Two points here:
Firstly, in response to a deluge of spam, I've had to put my automatic spam filter on its highest setting (short of a white-list). Even then some spam gets through and gets deleted after only a cursory glance at the subject. There is therefore a real danger a legitimate e-mail from someone I don't know might get deleted by accident.
If you are e-mailing me, please give your e-mail a subject line that I can easily distinguish from spam. I've had spammers use subjects such as "I want to talk", "Some questions" and "About your web site", so it's good if you can be more specific. Don't use a blank subject line. If you can't think of a subject, just put something like "Dunricin". Also, don't use BCC (Blind Carbon Copy - if you don't know what it is, you almost certainly aren't using it) as this falls foul of my spam filter.
I normally respond to all e-mails within a few days - at most a week if I'm away from the Internet. If I haven't got back with some response within a reasonable time then it's likely your e-mail got accidentally deleted. I never ignore legitimate e-mails.
If you think your e-mail went this way, don't be afraid to try re-sending it, preferably with a different subject line.
Secondly, as of Mar 2005 I am no longer allowed to discuss suicide methods. At all... With anyone... Under any circumstances... Not even if it's just for a school paper... And no, I can't even let you know where else to find methods information. As an Australian citizen, it will soon be illegal for me to do any of this.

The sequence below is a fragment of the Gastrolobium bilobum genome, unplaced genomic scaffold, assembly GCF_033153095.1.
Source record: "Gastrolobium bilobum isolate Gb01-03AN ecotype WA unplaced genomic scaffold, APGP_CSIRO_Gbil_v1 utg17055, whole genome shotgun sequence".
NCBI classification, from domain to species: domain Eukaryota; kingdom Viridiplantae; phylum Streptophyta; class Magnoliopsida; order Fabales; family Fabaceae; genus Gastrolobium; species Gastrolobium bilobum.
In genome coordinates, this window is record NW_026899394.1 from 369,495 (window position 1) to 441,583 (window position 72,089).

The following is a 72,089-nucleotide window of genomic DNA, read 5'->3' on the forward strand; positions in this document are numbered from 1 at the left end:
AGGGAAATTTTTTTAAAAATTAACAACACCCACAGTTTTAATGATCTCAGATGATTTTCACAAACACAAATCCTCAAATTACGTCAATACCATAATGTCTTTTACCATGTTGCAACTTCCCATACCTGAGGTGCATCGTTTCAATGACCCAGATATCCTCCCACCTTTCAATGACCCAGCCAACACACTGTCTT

Actually, the truth is more complicated than that. It appears to be definitely illegal to have a methods web site, because by putting something on the web it could be argued that I had the "intent" for it to be read by suicidal people (whether it would tend to discourage them from the act is not relevant). If, however, I merely pass on information to an individual person, it needs to be proved that I did so with "intent" for that person to either use that information themselves, or for them to pass "provide instruction" on it to others. Now in the past I've made it clear that I don't provide information to people who intend to use it on themselves, however, this may not be sufficient to protect me. I could see it being argued that any person requesting such information must either be going to use it themselves, or provide it to others, or else why would they ask ? Surely it would have been obvious to me that "wanting it for a school paper" was just a pretext etc.
In turn I could argue that there are indeed many people who are interested in methods data without wanting to use or promote it - the book "Final Exit" became a best-seller without triggering a suicide epidemic - and that if I was satisfied that the person had no such uses in mind, then I couldn't be said to have "intent", even if I were subsequently found to have erred in my judgement. But there are counter arguments possible, and when all is said and done, I don't want to have to argue my point in a court of law.
In other words, I'm a big yellow chicken.
If you've read all that and still want to talk, you can find me at